Thanos Tzounopoulos sits on a black bench with a microscope in the background.
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Pitt researchers discovered a way to prevent hearing loss caused by loud noise

  • Technology & Science
  • Center for Neuroscience
  • School of Medicine

Anyone who has been to a loud concert knows the feeling of ringing ears. Some people experience temporary or even permanent hearing loss or drastic changes in their perception of sound after the loud noises stop.

In a paper published today in the Proceedings of the National Academy of Sciences, a team of University of Pittsburgh researchers announced the discovery of a molecular mechanism for this kind of hearing loss and showed that it could be mitigated with medication.

The team found that noise-induced hearing loss, which affects millions of Americans, stems from cellular damage in the inner ear that is associated with an excess of free-floating zinc — a mineral that is essential for proper cellular function and hearing. Experiments in mice showed drugs that sponge up excess zinc can help restore lost hearing or, if administered before an expected loud sound exposure, can protect from hearing loss. 

“Noise-induced hearing loss impairs millions of lives but, because the biology of hearing loss is not fully understood, preventing hearing loss has been an ongoing challenge,” said senior author Thanos Tzounopoulos, director of the Pittsburgh Hearing Research Center at Pitt’s School of Medicine.

While some experience noise-induced hearing loss from an acute traumatic injury to the ear, others notice a sudden hearing impairment after being continuously exposed to loud noise, in a battlefield or at a construction site, for example. Others notice their hearing deteriorating after attending a loud music show. 

Researchers say such noise-induced hearing loss can be debilitating. Some people start hearing sounds that aren’t there, a condition called tinnitus, which can severely affect their quality of life.  

Tzounopoulos, also an endowed professor and vice chair of research in the Department of Otolaryngology, has focused his scientific career on investigating how hearing works and developing ways to treat tinnitus and hearing loss. He sought to determine the mechanism behind the condition to lay the groundwork for effective and minimally invasive treatments.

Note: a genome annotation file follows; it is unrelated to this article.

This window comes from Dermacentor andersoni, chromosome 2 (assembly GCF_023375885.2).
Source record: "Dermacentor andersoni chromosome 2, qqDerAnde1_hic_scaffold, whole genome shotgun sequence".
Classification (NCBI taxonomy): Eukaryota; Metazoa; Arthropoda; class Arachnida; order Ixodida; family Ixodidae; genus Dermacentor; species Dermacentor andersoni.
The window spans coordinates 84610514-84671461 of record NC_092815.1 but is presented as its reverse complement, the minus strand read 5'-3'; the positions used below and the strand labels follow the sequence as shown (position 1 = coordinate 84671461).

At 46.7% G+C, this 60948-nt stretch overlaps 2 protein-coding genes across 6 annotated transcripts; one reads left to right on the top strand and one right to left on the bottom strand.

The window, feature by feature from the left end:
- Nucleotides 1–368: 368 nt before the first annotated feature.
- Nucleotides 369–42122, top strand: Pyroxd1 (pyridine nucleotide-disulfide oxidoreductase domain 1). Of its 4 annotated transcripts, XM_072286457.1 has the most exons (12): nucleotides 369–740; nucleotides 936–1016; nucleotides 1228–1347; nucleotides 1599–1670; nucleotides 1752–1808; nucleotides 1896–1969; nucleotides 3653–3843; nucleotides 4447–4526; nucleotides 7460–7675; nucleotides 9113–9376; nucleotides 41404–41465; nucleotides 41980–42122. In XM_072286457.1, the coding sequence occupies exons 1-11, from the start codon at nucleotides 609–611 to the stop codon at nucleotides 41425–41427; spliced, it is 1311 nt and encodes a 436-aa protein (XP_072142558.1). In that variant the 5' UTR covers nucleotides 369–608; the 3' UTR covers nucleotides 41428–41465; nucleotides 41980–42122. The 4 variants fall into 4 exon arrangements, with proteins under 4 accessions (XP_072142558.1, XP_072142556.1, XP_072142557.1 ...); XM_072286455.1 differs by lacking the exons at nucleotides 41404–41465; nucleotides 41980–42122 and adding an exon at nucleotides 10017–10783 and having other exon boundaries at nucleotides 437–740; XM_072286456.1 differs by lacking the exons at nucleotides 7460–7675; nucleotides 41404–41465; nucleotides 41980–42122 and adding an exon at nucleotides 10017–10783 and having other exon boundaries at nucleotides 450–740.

By performing experiments in mice and on isolated cells of the inner ear, the team found zinc levels in the inner ear spike hours after exposure to a loud noise. The exposure, they found, causes a robust release of zinc into spaces within and between cells, which ultimately leads to cellular damage and disrupts normal cell-to-cell communication.

This discovery opens the doors to a possible solution. Experiments showed mice treated with a slow-releasing compound that traps excess free zinc were less prone to hearing loss and were protected from noise-induced damage.  

“This exciting discovery was only possible thanks to the collaboration and complementary scientific expertise of our colleagues in the School of Medicine”: Amantha Thathiah of the Department of Neurobiology and Chris Cunningham of the Department of Otolaryngology, said Tzounopoulos. He added that Thathiah’s expertise in the mechanisms by which cells degenerate and Cunningham’s expertise in the biology of cochlear cells were essential for the project.

Researchers are developing a treatment to be tested in preclinical safety studies with the goal of making it available as a simple, over-the-counter option for hearing loss prevention.

Other authors of the study are School of Medicine PhD student Brandon Bizup and undergraduate Sofie Brutsaert.


— Anastasia Gorelova, photography by Joshua Franzos